By Algernon Blackwood
CHAPTER 2 SCENE 3
By this time all signs of the open field behind us were hid. No single gleam penetrated. We might have been groping in the heart of some primeval forest. Then, suddenly, the brambles and tussocks and string-like grass came to an end; the trees opened out; and the ground began to slope upwards towards a large central mound. We had reached the middle of the plantation, and before us stood the broken Druid stones our host had mentioned. We walked easily up the little hill between the sparser stems and, resting upon one of the ivy-covered boulders, looked round upon a comparatively open space, as large as a small London Square.
Thinking of the ceremonies and sacrifices this rough circle of prehistoric monoliths might have witnessed I looked up into my companion’s face with an unspoken question. But he read my thought and shook his head.
“Our mystery has nothing to do with these dead symbols,” he said “but with something perhaps even more ancient and of another country altogether.”
“Egypt?” I said half under my breath, hopelessly puzzled, but recalling his words in my bedroom.
He nodded. Mentally I still floundered, but he seemed intensely preoccupied and it was no time for asking questions; so while his words circled unintelligibly in my mind I looked round at the scene before me, glad of the opportunity to recover breath and some measure of composure. But hardly had I time to notice the twisted and contorted shapes of many of the pine trees close at hand when Dr. Silence leaned over and touched me on the shoulder. He pointed down the slope. And the look I saw in his eyes keyed up every nerve in my body to its utmost pitch.
A thin, almost imperceptible column of blue smoke was rising among the trees some twenty yards away at the foot of the mound. It curled up and up and disappeared from sight among the tangled branches overhead. It was scarcely thicker than the smoke from a small brand of burning wood.
“Protect yourself! Imagine your shell strongly,” whispered the doctor sharply “and follow me closely.”
He rose at once and moved swiftly down the slope towards the smoke, and I followed, afraid to remain alone. I heard the soft crunching of our steps on the pine needles. Over his shoulder I watched the thin blue spiral without once taking my eyes off it. I hardly know how to describe the peculiar sense of vague horror inspired in me by the sight of that streak of smoke pencilling its way upwards among the dark trees. And the sensation of increasing heat as we approached was phenomenal. It was like walking towards a glowing yet invisible fire.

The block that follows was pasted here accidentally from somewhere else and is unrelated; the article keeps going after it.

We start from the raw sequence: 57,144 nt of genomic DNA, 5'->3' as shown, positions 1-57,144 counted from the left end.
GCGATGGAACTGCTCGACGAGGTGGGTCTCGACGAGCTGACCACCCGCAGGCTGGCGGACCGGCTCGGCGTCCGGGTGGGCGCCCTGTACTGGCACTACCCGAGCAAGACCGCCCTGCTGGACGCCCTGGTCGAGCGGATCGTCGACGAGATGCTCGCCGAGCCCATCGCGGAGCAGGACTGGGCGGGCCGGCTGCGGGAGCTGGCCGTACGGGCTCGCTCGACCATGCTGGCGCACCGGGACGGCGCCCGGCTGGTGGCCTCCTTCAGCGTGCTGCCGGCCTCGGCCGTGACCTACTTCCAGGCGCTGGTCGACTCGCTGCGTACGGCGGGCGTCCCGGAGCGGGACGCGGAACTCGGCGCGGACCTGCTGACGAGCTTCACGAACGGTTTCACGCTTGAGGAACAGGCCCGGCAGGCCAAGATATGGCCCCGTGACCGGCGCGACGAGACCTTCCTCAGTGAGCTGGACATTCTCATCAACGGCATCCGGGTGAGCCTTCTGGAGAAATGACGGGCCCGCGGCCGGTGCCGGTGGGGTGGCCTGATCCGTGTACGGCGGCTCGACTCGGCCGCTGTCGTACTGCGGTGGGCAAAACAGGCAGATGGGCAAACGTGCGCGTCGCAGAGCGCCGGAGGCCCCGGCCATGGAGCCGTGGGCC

As we drew nearer his pace slackened. Then he stopped and pointed, and I saw a small circle of burnt grass upon the ground. The tussocks were blackened and smouldering and from the centre rose this line of smoke, pale, blue, steady. Then I noticed a movement of the atmosphere beside us as if the warm air were rising and the cooler air rushing in to take its place: a little centre of wind in the stillness. Overhead the boughs stirred and trembled where the smoke disappeared. Otherwise, not a tree sighed, not a sound made itself heard. The wood was still as a graveyard. A horrible idea came to me that the course of nature was about to change without warning, had changed a little already, that the sky would drop or the surface of the earth crash inwards like a broken bubble. Something reached up to the citadel of my reason, causing its throne to shake.
John Silence moved forward again. I could not see his face but his attitude was plainly one of resolution, of muscles and mind ready for vigorous action. We were within ten feet of the blackened circle when the smoke of a sudden ceased to rise, and vanished. The tail of the column disappeared in the air above and at the same instant it seemed to me that the sensation of heat passed from my face and the motion of the wind was gone. The calm spirit of the fresh October day resumed command.
Side by side we advanced and examined the place. The grass was smouldering, the ground still hot. The circle of burned earth was a foot to a foot and a half in diameter. It looked like an ordinary picnic fire-place. I bent down cautiously to look, but in a second I sprang back with an involuntary cry of alarm for, as the doctor stamped on the ashes to prevent them spreading, a sound of hissing rose from the spot as though he had kicked a living creature. This hissing was faintly audible in the air. It moved past us, away towards the thicker portion of the wood in the direction of our field and in a second Dr. Silence had left the fire and started in pursuit.